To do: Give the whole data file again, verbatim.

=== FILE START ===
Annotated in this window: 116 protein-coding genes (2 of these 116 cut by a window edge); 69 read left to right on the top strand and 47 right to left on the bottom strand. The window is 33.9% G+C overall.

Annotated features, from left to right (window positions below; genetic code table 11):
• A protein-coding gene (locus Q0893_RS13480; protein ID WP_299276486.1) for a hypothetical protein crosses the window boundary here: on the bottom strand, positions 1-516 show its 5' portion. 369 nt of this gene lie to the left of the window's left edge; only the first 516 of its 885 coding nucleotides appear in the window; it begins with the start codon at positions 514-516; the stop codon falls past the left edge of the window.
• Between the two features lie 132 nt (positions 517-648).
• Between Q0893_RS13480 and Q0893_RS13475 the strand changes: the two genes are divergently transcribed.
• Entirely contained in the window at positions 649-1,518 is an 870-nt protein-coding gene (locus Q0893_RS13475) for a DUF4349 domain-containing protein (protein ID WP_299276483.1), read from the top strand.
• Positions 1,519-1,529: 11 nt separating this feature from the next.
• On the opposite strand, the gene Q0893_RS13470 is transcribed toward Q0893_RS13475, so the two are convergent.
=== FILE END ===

Annotated in this window: 116 protein-coding genes (2 of these 116 cut by a window edge); 69 read left to right on the top strand and 47 right to left on the bottom strand. The window is 33.9% G+C overall.

Annotated features, from left to right (window positions below; genetic code table 11):
• A protein-coding gene (locus Q0893_RS13480; protein ID WP_299276486.1) for a hypothetical protein crosses the window boundary here: on the bottom strand, positions 1-516 show its 5' portion. 369 nt of this gene lie to the left of the window's left edge; only the first 516 of its 885 coding nucleotides appear in the window; it begins with the start codon at positions 514-516; the stop codon falls past the left edge of the window.
• Between the two features lie 132 nt (positions 517-648).
• Between Q0893_RS13480 and Q0893_RS13475 the strand changes: the two genes are divergently transcribed.
• Entirely contained in the window at positions 649-1,518 is an 870-nt protein-coding gene (locus Q0893_RS13475) for a DUF4349 domain-containing protein (protein ID WP_299276483.1), read from the top strand.
• Positions 1,519-1,529: 11 nt separating this feature from the next.
• On the opposite strand, the gene Q0893_RS13470 is transcribed toward Q0893_RS13475, so the two are convergent.